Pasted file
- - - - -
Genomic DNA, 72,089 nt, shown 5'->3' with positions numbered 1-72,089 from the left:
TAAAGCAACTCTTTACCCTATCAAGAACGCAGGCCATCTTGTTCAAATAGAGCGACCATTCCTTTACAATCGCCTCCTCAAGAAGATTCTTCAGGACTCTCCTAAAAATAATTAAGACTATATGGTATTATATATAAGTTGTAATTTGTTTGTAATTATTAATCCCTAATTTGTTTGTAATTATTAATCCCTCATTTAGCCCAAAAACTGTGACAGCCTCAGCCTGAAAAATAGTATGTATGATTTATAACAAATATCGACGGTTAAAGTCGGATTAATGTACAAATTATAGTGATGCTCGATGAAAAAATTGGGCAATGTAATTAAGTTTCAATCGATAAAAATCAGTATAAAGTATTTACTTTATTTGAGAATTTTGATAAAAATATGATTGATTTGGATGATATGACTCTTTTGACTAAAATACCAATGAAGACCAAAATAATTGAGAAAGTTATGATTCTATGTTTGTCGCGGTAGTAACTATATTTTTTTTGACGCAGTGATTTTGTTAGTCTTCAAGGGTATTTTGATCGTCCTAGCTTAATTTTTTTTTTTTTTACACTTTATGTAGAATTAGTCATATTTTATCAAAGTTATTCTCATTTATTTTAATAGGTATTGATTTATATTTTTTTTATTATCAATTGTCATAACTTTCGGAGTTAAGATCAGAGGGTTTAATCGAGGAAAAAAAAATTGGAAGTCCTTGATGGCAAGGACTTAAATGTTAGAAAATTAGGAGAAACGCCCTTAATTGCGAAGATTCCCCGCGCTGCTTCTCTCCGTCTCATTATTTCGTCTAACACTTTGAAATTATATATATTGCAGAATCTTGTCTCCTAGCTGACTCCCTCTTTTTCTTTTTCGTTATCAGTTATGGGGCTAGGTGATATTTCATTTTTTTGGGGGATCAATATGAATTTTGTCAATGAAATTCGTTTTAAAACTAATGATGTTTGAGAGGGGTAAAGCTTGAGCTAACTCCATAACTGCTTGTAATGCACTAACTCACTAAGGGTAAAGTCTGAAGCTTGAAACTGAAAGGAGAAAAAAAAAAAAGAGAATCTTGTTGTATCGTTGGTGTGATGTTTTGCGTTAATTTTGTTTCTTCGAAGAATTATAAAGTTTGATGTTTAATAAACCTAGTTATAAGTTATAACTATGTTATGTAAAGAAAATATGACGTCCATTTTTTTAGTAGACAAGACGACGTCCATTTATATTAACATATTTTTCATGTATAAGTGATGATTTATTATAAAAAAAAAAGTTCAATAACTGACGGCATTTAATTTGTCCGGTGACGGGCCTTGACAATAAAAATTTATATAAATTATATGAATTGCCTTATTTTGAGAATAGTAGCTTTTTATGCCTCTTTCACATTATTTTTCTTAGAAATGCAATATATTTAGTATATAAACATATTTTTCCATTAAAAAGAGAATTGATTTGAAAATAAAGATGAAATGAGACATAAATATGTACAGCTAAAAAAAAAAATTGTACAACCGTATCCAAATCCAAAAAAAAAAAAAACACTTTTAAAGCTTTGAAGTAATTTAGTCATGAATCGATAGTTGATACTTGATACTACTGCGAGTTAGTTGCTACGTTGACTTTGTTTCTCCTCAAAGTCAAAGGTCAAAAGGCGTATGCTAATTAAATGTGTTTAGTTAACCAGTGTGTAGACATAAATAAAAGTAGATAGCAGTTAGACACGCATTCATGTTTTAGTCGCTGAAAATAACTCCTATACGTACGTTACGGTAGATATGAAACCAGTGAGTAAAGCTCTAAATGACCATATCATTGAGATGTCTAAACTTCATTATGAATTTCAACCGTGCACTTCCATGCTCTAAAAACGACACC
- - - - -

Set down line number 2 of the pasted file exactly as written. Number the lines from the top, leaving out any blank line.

TAAAGCAACTCTTTACCCTATCAAGAACGCAGGCCATCTTGTTCAAATAGAGCGACCATTCCTTTACAATCGCCTCCTCAAGAAGATTCTTCAGGACTCTCCTAAAAATAATTAAGACTATATGGTATTATATATAAGTTGTAATTTGTTTGTAATTATTAATCCCTAATTTGTTTGTAATTATTAATCCCTCATTTAGCCCAAAAACTGTGACAGCCTCAGCCTGAAAAATAGTATGTATGATTTATAACAAATATCGACGGTTAAAGTCGGATTAATGTACAAATTATAGTGATGCTCGATGAAAAAATTGGGCAATGTAATTAAGTTTCAATCGATAAAAATCAGTATAAAGTATTTACTTTATTTGAGAATTTTGATAAAAATATGATTGATTTGGATGATATGACTCTTTTGACTAAAATACCAATGAAGACCAAAATAATTGAGAAAGTTATGATTCTATGTTTGTCGCGGTAGTAACTATATTTTTTTTGACGCAGTGATTTTGTTAGTCTTCAAGGGTATTTTGATCGTCCTAGCTTAATTTTTTTTTTTTTTACACTTTATGTAGAATTAGTCATATTTTATCAAAGTTATTCTCATTTATTTTAATAGGTATTGATTTATATTTTTTTTATTATCAATTGTCATAACTTTCGGAGTTAAGATCAGAGGGTTTAATCGAGGAAAAAAAAATTGGAAGTCCTTGATGGCAAGGACTTAAATGTTAGAAAATTAGGAGAAACGCCCTTAATTGCGAAGATTCCCCGCGCTGCTTCTCTCCGTCTCATTATTTCGTCTAACACTTTGAAATTATATATATTGCAGAATCTTGTCTCCTAGCTGACTCCCTCTTTTTCTTTTTCGTTATCAGTTATGGGGCTAGGTGATATTTCATTTTTTTGGGGGATCAATATGAATTTTGTCAATGAAATTCGTTTTAAAACTAATGATGTTTGAGAGGGGTAAAGCTTGAGCTAACTCCATAACTGCTTGTAATGCACTAACTCACTAAGGGTAAAGTCTGAAGCTTGAAACTGAAAGGAGAAAAAAAAAAAAGAGAATCTTGTTGTATCGTTGGTGTGATGTTTTGCGTTAATTTTGTTTCTTCGAAGAATTATAAAGTTTGATGTTTAATAAACCTAGTTATAAGTTATAACTATGTTATGTAAAGAAAATATGACGTCCATTTTTTTAGTAGACAAGACGACGTCCATTTATATTAACATATTTTTCATGTATAAGTGATGATTTATTATAAAAAAAAAAGTTCAATAACTGACGGCATTTAATTTGTCCGGTGACGGGCCTTGACAATAAAAATTTATATAAATTATATGAATTGCCTTATTTTGAGAATAGTAGCTTTTTATGCCTCTTTCACATTATTTTTCTTAGAAATGCAATATATTTAGTATATAAACATATTTTTCCATTAAAAAGAGAATTGATTTGAAAATAAAGATGAAATGAGACATAAATATGTACAGCTAAAAAAAAAAATTGTACAACCGTATCCAAATCCAAAAAAAAAAAAAACACTTTTAAAGCTTTGAAGTAATTTAGTCATGAATCGATAGTTGATACTTGATACTACTGCGAGTTAGTTGCTACGTTGACTTTGTTTCTCCTCAAAGTCAAAGGTCAAAAGGCGTATGCTAATTAAATGTGTTTAGTTAACCAGTGTGTAGACATAAATAAAAGTAGATAGCAGTTAGACACGCATTCATGTTTTAGTCGCTGAAAATAACTCCTATACGTACGTTACGGTAGATATGAAACCAGTGAGTAAAGCTCTAAATGACCATATCATTGAGATGTCTAAACTTCATTATGAATTTCAACCGTGCACTTCCATGCTCTAAAAACGACACC